Neil Rowland, commercial manager – aggregates for Welsh Slate (now part of the Breedon Group) discusses alternative roofing uses for natural slate.
Thought natural slate could only be used down to 20° roof pitches? Think again.
While that may be the minimum pitch for natural slate to comply with BS 5534:2014 and hence Building Regulations, the material can actually be used on “flat” roofs*, defined by BS 6229 as having a pitch of less than 10°.
It manages this by “mineralisation”, that is, the natural slate that can be used on flat roofs does so in mineral, not a finished slate or tile, form.
Slate minerals have been used to add multiple qualities to the green roofing felt typically sold through consumer retail outlets such as B&Q for use on garden sheds for almost half a century (when crushing machines were first introduced), and for the heavier-duty black torch-on bitumen felts and roofing systems produced by the major manufacturers for just over half of that.
In addition, for the past 30 years a blend of coarse and medium granules has comprised 60% of the Cambrian man-made roofing slates manufactured in Ebbw Vale, South Wales, by Redland, like Icopal now part of the BMI Group. This part-resin slate can be installed on pitches as low as 15%.
A by-product of the production of roofing slates, the mineral material is washed, crushed and dried to produce granules of three sizes – coarse granules measuring 1.5mm to 3mm, medium measuring 0.6mm to 1.5mm and fine powder granules up to 0.6mm – which are rolled onto the bitumen coating. Coarse and fine each comprise 40% of produced material while medium granules comprise 20%.
And such is the demand from construction and infrastructure projects, from as far afield as EMEA and Pakistan, that £250,000 worth of investment in people, plant and machinery has been made at the minerals quarry in Snowdonia, North Wales, where the old slate tips are being revisited for minerals purposes. The new plant includes a drier with the capacity to treble primary output.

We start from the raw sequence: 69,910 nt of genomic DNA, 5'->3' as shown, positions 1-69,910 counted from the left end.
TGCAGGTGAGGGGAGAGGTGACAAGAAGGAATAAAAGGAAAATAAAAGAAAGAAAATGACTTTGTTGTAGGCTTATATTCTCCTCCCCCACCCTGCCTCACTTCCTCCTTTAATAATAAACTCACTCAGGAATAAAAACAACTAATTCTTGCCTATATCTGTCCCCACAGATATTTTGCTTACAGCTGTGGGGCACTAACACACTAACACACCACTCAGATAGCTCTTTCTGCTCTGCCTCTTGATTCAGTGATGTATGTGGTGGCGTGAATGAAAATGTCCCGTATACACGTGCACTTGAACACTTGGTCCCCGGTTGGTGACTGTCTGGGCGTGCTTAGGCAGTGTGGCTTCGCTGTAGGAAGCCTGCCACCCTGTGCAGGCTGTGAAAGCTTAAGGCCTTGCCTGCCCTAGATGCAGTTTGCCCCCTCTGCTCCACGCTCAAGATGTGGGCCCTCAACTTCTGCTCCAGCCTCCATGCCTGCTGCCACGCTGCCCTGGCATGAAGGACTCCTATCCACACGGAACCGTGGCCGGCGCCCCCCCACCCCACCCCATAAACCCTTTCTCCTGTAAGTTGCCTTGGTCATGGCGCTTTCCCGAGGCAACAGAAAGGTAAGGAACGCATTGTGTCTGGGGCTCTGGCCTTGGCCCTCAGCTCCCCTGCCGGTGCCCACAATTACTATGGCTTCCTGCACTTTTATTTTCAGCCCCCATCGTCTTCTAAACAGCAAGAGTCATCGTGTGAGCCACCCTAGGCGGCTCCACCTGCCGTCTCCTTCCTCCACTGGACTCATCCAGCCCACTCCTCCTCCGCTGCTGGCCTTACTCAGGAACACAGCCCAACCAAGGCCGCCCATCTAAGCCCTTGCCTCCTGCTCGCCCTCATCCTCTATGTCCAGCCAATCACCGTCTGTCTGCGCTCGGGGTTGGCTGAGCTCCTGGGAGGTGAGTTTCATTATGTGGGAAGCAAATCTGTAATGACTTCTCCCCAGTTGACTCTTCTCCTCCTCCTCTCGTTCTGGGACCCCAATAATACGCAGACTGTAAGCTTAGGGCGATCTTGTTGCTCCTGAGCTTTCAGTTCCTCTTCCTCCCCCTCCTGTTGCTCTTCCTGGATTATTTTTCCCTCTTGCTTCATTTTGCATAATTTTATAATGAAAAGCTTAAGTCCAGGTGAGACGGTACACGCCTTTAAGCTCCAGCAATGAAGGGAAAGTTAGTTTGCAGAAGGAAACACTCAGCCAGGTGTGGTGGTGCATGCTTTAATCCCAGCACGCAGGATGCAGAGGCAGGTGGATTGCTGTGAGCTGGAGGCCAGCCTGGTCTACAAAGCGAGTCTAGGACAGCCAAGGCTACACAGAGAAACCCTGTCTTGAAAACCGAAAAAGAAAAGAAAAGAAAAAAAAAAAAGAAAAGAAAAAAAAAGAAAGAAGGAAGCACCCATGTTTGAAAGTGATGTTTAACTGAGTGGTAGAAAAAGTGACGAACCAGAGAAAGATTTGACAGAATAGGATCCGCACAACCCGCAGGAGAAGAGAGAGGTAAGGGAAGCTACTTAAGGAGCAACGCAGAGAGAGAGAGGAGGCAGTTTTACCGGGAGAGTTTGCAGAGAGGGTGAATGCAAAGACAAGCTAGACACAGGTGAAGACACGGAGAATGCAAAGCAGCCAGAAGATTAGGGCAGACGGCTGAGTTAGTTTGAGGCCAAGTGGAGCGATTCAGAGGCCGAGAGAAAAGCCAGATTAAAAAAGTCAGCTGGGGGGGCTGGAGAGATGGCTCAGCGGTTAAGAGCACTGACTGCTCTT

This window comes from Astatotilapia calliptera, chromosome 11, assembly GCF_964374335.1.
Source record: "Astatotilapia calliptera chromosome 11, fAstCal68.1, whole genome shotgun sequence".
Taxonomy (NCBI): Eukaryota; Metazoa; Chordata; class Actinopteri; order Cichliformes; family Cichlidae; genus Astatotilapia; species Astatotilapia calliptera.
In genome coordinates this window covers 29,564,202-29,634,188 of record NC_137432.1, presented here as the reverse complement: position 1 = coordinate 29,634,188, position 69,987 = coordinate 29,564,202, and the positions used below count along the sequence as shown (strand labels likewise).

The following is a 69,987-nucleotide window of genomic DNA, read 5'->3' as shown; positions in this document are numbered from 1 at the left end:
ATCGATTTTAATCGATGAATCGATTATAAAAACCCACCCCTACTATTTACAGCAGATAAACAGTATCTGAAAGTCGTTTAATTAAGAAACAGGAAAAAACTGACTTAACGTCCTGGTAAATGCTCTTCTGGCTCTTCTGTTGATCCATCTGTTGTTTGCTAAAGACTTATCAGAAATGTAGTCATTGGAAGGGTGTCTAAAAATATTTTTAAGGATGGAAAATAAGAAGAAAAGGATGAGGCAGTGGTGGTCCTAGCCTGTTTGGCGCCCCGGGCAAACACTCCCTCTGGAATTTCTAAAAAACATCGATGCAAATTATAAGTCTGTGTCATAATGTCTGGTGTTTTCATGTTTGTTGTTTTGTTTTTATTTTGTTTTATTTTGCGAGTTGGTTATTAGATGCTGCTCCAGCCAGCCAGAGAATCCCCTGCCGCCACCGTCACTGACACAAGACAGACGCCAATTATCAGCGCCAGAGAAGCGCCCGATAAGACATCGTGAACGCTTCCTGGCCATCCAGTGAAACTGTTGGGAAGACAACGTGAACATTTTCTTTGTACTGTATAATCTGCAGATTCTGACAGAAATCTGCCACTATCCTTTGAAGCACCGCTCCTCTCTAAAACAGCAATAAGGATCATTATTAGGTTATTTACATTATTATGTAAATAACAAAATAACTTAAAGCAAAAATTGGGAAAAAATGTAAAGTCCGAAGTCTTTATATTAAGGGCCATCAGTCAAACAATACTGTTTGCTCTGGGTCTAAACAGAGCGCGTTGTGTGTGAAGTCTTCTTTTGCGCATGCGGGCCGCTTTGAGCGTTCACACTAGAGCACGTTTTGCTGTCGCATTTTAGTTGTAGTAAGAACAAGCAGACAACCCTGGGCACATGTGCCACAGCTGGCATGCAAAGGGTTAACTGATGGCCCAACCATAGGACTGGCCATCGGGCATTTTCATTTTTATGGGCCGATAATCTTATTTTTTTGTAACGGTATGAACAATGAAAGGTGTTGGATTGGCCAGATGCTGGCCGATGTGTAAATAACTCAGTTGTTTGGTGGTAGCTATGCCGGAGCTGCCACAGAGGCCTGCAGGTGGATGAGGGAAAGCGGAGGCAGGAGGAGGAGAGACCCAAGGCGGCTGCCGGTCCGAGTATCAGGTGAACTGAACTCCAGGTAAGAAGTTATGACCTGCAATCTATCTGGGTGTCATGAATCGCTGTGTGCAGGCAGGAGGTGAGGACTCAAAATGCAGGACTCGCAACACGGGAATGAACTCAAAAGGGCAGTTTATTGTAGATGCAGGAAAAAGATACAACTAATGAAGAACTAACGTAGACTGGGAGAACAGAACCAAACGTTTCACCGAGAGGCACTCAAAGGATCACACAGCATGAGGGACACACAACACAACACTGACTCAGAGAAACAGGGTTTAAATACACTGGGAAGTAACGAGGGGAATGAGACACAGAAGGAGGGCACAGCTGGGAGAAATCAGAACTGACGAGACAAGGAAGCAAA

Originally produced at what is still the world’s biggest roofing slate quarry at Penrhyn, minerals manufacture was centralised at Ffestiniog several years ago. Some 20% more was produced in 2018 than in previous years and an additional 33% is forecast next year.
Some of this demand is reflected in the increasing trend for volume housebuilders to include a garden shed with their properties. Even the fine granules/dust are used to make briquettes for gas BBQs.
And even at that fine a composition, Welsh slate retains its 500 million-year-old legacy of density, with minerals from this part of the world preferred against the alternative materials produced from French, Spanish and Chinese slate.
Slate as a mineral brings a variety of benefits to the membrane industry, which is much larger in Europe (18 roofing felt manufacturers in Italy alone) compared to the UK (five), with water and fire resistance complemented by its inertness.
It is also available in a variety of colours – grey being pigmented black for bitumen purposes but also white for solar reflection, red and even pink! Although green is completely natural, bespoke colour greens are produced to complement retailers’ corporate colours. Whichever colour, it goes a long way – one 1.5-tonne bag making up to 300 rolls of felt.
Trials are currently underway at Penrhyn, supported by distributor giant SIG, on a large-format slate “sand” (up to 4mm) to help bring the roof slate aesthetic to concrete tiles which typically can be installed on pitches down to 17.5° depending on rafter lengths, exposure and so on.
And an architect has recently asked for a sample of a larger format (20mm) crushed Penrhyn Heather Blue slate to use loose on the flat roof areas of an unusual new roof at Barts Hospital in London.
But in addition, in an industry where the yield is typically 4% of the original product, the focus on best practice and best use of the planet’s resources maximises eco points.
The roofing industry may also get to benefit from a current trial by the Welsh Office and World Health Organisation on the healing properties of slate powder. Cream for roofers’ sunburn perhaps?